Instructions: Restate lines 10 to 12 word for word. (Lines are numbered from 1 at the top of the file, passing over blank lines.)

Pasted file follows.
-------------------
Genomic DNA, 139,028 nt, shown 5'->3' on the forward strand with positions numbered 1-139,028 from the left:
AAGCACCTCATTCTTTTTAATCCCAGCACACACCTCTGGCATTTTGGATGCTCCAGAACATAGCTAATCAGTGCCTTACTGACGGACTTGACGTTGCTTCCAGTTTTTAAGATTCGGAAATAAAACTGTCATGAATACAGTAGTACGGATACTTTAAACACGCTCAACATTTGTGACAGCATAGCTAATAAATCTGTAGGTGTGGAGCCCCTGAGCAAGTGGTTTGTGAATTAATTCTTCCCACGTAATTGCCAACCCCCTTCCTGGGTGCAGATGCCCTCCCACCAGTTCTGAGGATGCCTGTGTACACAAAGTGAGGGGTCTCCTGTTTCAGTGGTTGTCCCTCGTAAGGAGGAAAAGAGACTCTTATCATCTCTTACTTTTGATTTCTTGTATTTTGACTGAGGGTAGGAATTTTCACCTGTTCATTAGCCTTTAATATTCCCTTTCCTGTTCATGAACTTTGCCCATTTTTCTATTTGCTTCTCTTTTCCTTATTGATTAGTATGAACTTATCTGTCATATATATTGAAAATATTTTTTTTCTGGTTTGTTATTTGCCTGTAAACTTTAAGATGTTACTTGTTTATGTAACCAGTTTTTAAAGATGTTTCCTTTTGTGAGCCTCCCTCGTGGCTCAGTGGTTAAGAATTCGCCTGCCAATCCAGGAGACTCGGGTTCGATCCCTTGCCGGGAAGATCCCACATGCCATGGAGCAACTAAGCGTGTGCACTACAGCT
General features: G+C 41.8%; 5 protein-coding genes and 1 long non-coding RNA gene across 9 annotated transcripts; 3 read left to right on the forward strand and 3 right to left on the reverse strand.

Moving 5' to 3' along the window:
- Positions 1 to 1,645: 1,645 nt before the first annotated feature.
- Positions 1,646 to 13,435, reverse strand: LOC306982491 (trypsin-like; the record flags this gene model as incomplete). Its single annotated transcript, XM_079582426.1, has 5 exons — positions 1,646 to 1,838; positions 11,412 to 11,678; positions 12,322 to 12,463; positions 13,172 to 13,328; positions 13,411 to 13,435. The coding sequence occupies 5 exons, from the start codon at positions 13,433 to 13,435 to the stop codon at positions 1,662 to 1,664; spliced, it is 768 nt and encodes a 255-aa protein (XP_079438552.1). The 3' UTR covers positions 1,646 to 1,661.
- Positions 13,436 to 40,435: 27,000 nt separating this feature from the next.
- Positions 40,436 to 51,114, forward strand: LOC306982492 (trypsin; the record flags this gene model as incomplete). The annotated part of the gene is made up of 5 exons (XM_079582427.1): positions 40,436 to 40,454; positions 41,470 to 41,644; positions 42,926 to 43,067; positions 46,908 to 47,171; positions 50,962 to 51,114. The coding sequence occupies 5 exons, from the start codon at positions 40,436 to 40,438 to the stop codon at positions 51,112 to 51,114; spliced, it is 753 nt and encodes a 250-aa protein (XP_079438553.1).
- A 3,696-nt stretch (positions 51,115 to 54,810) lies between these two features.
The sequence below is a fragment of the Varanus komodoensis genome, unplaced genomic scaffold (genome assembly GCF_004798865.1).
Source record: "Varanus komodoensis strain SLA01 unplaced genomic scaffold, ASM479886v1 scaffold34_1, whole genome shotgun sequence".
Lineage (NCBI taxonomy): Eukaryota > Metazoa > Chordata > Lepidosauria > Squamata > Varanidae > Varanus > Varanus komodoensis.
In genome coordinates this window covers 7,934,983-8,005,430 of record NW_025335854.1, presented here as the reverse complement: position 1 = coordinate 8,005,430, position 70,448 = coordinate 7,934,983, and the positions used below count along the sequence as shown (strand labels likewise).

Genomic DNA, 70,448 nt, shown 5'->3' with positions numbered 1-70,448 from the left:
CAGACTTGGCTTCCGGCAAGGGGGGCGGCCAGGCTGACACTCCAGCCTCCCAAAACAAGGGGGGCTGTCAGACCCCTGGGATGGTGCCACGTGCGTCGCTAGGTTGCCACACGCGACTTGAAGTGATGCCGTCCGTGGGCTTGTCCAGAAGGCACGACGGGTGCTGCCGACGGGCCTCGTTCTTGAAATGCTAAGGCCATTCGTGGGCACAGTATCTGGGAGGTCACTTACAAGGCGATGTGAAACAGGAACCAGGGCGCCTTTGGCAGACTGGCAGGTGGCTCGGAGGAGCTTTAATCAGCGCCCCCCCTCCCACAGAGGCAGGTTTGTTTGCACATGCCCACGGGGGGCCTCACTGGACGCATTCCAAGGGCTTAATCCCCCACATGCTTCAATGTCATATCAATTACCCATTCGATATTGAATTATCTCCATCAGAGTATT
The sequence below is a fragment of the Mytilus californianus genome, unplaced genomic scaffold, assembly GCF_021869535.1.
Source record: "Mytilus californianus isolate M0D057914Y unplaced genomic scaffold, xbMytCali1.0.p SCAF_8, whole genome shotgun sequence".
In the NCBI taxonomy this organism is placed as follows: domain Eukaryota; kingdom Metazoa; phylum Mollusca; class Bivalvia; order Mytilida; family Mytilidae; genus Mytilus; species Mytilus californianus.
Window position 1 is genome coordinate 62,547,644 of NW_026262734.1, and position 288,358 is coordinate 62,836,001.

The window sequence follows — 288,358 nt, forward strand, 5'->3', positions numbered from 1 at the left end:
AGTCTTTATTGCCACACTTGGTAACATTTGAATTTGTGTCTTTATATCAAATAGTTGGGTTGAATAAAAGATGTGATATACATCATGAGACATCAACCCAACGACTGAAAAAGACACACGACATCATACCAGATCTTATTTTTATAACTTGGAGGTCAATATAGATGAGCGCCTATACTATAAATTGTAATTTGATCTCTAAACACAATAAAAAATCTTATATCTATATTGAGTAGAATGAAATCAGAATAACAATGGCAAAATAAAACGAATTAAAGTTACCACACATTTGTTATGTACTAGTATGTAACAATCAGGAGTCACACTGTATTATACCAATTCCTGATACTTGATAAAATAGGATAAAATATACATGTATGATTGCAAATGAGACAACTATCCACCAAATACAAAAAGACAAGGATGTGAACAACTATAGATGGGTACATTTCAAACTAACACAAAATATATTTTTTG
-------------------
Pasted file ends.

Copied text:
The sequence below is a fragment of the Varanus komodoensis genome, unplaced genomic scaffold (genome assembly GCF_004798865.1).
Source record: "Varanus komodoensis strain SLA01 unplaced genomic scaffold, ASM479886v1 scaffold34_1, whole genome shotgun sequence".
Lineage (NCBI taxonomy): Eukaryota > Metazoa > Chordata > Lepidosauria > Squamata > Varanidae > Varanus > Varanus komodoensis.